public String username{get;set;}

[sourcecode language=”java”]
private class PhotoSet{
public String id{get;set;}
public String numPhotos{get;set;}
public String title{get;set;}
public String description{get;set;}

public PhotoSet(){}

[sourcecode language=”java”]
public class Photo{
public String id{get;set;}
public String title{get;set;}
public String secret{get;set;}
public String server{get;set;}
public Map<String,String> urls{get;set;}

public Photo(){
urls = new Map<String,String>();

public String getSquareUrl(){
return urls.get(‘url_sq’);

public String getTinyUrl(){
return urls.get(‘url_t’);

public String getSmallUrl(){
return urls.get(‘url_s’);

public String getMedUrl(){
return urls.get(‘url_m’);

public String getLargeUrl(){
return urls.get(‘url_l’);

I’ve coded a number of methods to fetch data into each of the aforementioned structures but I’m going to concentrate on one in particular, Flickr search. The method itself is quite straightforward,

[sourcecode language=”java”]
public List<Photo> photoSearch(String keywords){
List<Photo> photos = new List<Photo>();
Map<String,String> arguments = new Map<String,String>();

arguments.put(‘method’, ‘’);
arguments.put(‘text’, keywords);
arguments.put(‘extras’,’url_sq, url_t, url_s, url_m, url_o’);

String response = makeRequest(arguments);

XmlStreamReader reader = new XmlStreamReader(response);

Integer numAttributes = reader.getAttributeCount();
Photo p = new Photo();

for(Integer i = 0; i<numAttributes;i++){
String attributeName = reader.getAttributeLocalName(i);
String attributeValue = reader.getAttributeValueAt(i);

if(attributeName==’id’) = attributeValue;
else if(attributeName==’title’)
p.title = attributeValue;
else if(attributename==’server’)
p.server = attributeValue;
else if(attributeName==’secret’)
p.secret = attributeValue;
else if(attributeName.startsWith(‘url’))


return photos;

One thing to note is that I’ve restricted the search to 20 results. You may increase this number but I’ve noticed that if the SOAP response packets are too large the XmlStreamReader variable seems to FAIL i.e. it throws an XML parsing exception part of the way through the traversal even though(IMO) the packets aren’t thhhaaattt big. Once again, if you can figure out why let me know.

Of course it’s nice to see these things in action, so I’ve drafted a bit of demo code. First we have the page controller,

[sourcecode language=”java”]
public with sharing class FlickrDemoController {
private String wallpaperPsId = ‘72157605600725406’;
public String keywords{get;set;}

public Flickr fc{get;set;}
public List<Flickr.Photo> photos{get;set;}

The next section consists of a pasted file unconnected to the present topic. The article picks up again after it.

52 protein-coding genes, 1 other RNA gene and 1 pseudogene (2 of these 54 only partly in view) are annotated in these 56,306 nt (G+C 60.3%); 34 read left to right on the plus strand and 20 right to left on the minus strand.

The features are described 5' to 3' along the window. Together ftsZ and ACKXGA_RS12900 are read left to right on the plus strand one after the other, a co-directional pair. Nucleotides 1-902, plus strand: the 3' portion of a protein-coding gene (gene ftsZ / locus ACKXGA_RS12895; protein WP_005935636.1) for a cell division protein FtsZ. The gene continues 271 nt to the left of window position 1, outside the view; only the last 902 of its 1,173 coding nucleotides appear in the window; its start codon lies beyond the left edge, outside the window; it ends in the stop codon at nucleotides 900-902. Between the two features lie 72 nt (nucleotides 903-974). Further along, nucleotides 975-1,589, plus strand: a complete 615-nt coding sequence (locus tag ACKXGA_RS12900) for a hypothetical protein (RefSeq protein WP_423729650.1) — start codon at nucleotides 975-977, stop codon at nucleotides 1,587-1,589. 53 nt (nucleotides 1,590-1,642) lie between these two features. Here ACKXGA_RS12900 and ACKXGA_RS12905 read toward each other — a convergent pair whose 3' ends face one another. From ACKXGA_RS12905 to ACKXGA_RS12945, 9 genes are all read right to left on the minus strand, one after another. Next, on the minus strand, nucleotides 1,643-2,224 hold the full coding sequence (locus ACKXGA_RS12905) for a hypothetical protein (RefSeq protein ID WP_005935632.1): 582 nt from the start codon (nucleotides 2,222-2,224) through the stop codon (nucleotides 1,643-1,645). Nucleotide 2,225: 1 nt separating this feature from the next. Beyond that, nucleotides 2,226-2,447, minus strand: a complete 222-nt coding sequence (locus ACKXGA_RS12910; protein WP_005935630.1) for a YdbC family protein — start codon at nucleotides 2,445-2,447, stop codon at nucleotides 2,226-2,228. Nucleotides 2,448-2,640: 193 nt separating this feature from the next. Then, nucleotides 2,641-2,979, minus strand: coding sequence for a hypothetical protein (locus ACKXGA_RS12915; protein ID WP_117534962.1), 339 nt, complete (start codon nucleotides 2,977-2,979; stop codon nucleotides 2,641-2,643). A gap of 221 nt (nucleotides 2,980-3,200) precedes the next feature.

public FlickrDemoController(){
fc = new Flickr();
photos = fc.getPhotosByPhotoSet(wallpaperPsId);

public void search(){
photos =&nbsp; fc.photoSearch(keywords);

And the demo page,

[sourcecode language=”java”]
<apex:page controller="FlickrDemoController" showHeader="false" standardStylesheets="false">

<apex:form >
<apex:inputText value="{!keywords}"/>
<apex:commandButton value="Search" action="{!search}" rerender="results"/>

<apex:outputPanel layout="block" id="results">
<apex:repeat value="{!photos}" var="photo">
<apex:image url="{!photo.squareUrl}" style="background:gray;padding:3px;margin:3px"/>


Together this controller and page give us a basic, but neat interface,

Flickr Photo Search Demo

And if you’d like to see this badboy in action, you can find it here.

In summary, this post has covered the concepts of connecting to a third party using a SOAP-based request packet, as well as parsing the response packet to pull out the bits we might find useful. We’ve also created types(Packet, User, Photo, PhotoSet) which are given semantic meaning by the data they contain, and the operations they can perform on that data, and in doing so attempted to adhere to the object-oriented principle of delegation.

We now know how to consume web services from within the platform, and provide the user with a basic interface to access these services. Next post we’ll focus on creating a more elegant user interface.

By the way, this is my first post from my brand new MacBook Pro! My first laptop ever. Thank you Salesforce:)

7 thoughts on “Flickr + jQuery + Salesforce = Awesome^5 [Part 1]”

  1. Hi. Nice Post..!
    Also is it possible for me to upload photos to Flickr from Salesforce..? I tried to, but it seems that there is a problem doing multi-part posts from Salesforce. Any thoughts on that.?


  2. Hey Wes ,

    Great Article Indeed and cool writing style .

    Are you still following this post . Because , I am also reading out this example and getting this error Compile Error: Invalid type: Flickr.Photo while saving class FlickrDemoController .

    Warm Regards,
    Mayank Joshi